A schizophrenic Princeton grad who murdered his hedge-fund father for cutting his allowance will spend the next 30 years to life behind bars — despite a desperate plea from the man’s mother to “give him a chance.”
Thomas Gilbert Jr., 34, was sentenced Friday for fatally shooting his father, Thomas Gilbert Sr., in the head at his parents’ Midtown Manhattan home on Jan. 4, 2015.
The killing came after the elder Gilbert, a hedge-fund manager, slashed his son’s weekly allowance from $1,000 to $300. Prosecutors said Gilbert Jr. manipulated his mother into going to the store to buy Coke so that he could murder his father without witnesses.
Prior to her son’s sentencing, a tearful Shelley Gilbert asked the court to impose a lenient sentence because of her son’s severe mental health issues. She insisted that her dead husband would share her views.
“I wish you and everybody in court today could have known my son Tommy before he was struck by schizophrenia,” Gilbert said. “Our hearts have been shattered by the loss of a husband and son, a father and brother.
“I ask that you give him a chance and give him hope for his future — not just for him but for us as well. I know this is what my husband would have wanted for him," she said.
Manhattan Supreme Court Judge Melissa Jackson acknowledged Thomas Gilbert Jr. suffered from mental health issues but still imposed the maximum sentence.
“You had a plan to kill your father, and you had a ruse all set up to get your mother out of the house,” Judge Jackson said. “You knew exactly what you were doing. You were not insane then and you’re not insane now.”
Gilbert received 25 years on the top charge of second-degree murder and five years on weapons charges, to be served consecutively.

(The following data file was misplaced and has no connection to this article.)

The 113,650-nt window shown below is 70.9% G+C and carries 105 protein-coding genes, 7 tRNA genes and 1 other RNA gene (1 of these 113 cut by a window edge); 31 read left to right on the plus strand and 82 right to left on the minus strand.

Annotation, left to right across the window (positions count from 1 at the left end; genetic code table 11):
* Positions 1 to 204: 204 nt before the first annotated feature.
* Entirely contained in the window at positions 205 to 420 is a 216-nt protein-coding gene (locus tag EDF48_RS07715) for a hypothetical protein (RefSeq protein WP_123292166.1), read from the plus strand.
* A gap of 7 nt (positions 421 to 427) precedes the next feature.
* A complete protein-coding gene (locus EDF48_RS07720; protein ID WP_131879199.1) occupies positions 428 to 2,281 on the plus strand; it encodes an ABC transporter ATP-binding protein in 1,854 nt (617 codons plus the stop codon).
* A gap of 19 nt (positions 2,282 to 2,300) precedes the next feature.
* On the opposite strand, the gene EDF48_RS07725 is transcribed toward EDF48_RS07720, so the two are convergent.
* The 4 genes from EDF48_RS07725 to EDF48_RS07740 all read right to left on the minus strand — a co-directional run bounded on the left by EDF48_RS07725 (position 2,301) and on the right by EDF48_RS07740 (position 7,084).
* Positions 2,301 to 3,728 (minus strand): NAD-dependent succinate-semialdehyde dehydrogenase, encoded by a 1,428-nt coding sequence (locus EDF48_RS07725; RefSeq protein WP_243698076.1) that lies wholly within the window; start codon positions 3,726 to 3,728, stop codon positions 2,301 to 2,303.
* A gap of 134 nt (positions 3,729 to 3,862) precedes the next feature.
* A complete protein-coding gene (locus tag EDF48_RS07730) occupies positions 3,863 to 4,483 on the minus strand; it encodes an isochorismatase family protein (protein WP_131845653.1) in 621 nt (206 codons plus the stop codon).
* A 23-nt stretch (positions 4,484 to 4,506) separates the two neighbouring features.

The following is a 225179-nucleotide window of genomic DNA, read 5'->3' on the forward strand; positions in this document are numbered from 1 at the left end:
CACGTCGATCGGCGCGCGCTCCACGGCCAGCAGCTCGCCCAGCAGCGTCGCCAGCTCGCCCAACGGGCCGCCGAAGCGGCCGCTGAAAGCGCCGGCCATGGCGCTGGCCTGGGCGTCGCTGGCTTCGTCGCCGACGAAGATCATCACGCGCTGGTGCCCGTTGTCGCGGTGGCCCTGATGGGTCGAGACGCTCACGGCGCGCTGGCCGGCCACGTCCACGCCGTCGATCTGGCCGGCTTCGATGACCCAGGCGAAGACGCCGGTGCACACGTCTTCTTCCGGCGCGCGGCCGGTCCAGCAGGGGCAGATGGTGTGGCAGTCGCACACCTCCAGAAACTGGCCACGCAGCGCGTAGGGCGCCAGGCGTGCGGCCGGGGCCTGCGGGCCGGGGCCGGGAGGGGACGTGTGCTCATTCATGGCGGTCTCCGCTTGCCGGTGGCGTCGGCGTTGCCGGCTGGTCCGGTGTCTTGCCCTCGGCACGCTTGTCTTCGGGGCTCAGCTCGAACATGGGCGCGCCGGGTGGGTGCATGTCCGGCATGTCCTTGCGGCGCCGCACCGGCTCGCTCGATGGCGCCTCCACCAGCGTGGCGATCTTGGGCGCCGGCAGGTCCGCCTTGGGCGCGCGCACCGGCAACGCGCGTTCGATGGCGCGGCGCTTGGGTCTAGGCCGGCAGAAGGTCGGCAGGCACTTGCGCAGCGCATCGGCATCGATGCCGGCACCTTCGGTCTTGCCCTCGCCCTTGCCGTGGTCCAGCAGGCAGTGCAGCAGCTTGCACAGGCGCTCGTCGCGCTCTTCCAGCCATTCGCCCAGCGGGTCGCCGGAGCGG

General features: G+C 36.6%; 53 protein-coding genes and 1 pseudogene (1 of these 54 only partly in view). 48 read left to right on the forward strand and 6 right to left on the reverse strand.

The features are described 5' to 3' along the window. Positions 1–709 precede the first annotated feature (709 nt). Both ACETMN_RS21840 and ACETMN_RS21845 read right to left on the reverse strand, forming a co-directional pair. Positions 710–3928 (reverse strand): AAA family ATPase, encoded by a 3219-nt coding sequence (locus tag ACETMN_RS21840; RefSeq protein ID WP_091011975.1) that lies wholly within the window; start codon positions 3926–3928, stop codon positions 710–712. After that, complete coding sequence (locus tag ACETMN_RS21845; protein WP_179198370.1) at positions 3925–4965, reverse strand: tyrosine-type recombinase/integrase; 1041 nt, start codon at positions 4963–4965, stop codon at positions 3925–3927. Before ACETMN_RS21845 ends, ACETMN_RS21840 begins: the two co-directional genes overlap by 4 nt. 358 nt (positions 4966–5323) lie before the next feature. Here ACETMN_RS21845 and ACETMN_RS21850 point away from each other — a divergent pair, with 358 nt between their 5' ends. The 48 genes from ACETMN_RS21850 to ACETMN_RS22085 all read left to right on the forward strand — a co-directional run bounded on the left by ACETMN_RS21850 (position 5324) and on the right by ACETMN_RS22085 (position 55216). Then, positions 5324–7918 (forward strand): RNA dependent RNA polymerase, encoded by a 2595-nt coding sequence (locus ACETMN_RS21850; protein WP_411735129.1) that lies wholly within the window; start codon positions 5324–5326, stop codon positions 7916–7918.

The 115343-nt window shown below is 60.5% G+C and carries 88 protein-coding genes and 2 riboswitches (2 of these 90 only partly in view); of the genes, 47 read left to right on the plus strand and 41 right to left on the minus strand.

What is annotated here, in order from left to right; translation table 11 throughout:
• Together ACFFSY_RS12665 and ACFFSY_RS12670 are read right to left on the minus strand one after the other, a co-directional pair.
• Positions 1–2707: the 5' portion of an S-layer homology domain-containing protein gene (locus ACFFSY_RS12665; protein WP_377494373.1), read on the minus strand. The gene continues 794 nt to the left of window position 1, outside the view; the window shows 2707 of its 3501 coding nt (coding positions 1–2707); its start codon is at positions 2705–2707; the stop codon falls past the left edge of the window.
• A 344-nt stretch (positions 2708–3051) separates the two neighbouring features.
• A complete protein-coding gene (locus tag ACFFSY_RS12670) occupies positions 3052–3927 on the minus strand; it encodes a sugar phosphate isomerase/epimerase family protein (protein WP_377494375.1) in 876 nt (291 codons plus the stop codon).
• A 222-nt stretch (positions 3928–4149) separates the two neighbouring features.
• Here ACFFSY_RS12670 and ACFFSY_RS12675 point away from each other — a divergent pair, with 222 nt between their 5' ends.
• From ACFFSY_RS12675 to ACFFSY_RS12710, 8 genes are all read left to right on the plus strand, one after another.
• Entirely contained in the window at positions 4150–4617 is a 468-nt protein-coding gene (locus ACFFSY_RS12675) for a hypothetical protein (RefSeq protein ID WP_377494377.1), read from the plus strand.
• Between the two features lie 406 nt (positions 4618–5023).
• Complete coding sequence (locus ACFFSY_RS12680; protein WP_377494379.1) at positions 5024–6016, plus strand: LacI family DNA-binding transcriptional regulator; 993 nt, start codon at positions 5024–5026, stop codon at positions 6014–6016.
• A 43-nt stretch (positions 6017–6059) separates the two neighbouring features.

During the month-long trial, jurors heard the 911 call in which Gilbert’s mother told cops she believed her son had killed his father.
“I didn’t know he was this nuts,” she said on the call. “He shot him in the head.”
Assistant District Attorney Craig Ortner called the man a “narcissist” who meticulously planned the murder.
“I don’t know and I don’t think we’ll ever know if he gave Thomas Gilbert Sr. a chance to beg for his life,” Ortner said. “This was a cold, calculated murder committed by a 30-year-old man.”
Gilbert — who was prone to erratic outbursts at trial and often refused to come — was found guilty in June.
He referred to himself in third person at his sentencing Friday, saying, “Defendant expresses remorse” and mentioning “strong family ties.”
Before his health started to decline, Gilbert was an ambitious student who excelled in calculus and spoke conversational Chinese, his mother said. He showed promise at the exclusive Massachusetts boarding school Deerfield Academy and would go on to study at Princeton University.
“Perhaps if you had taken your medication we would not be here today,” Judge Jackson said. “My hope is that while you’re in prison, you take your medication.”
Outside the courthouse, Gilbert’s mother said her slain husband wouldn’t have wanted such a harsh sentence.
“(Gilbert Sr.) wouldn’t want Tommy locked up. He’d want him in a hospital,” she said. “He loved him.”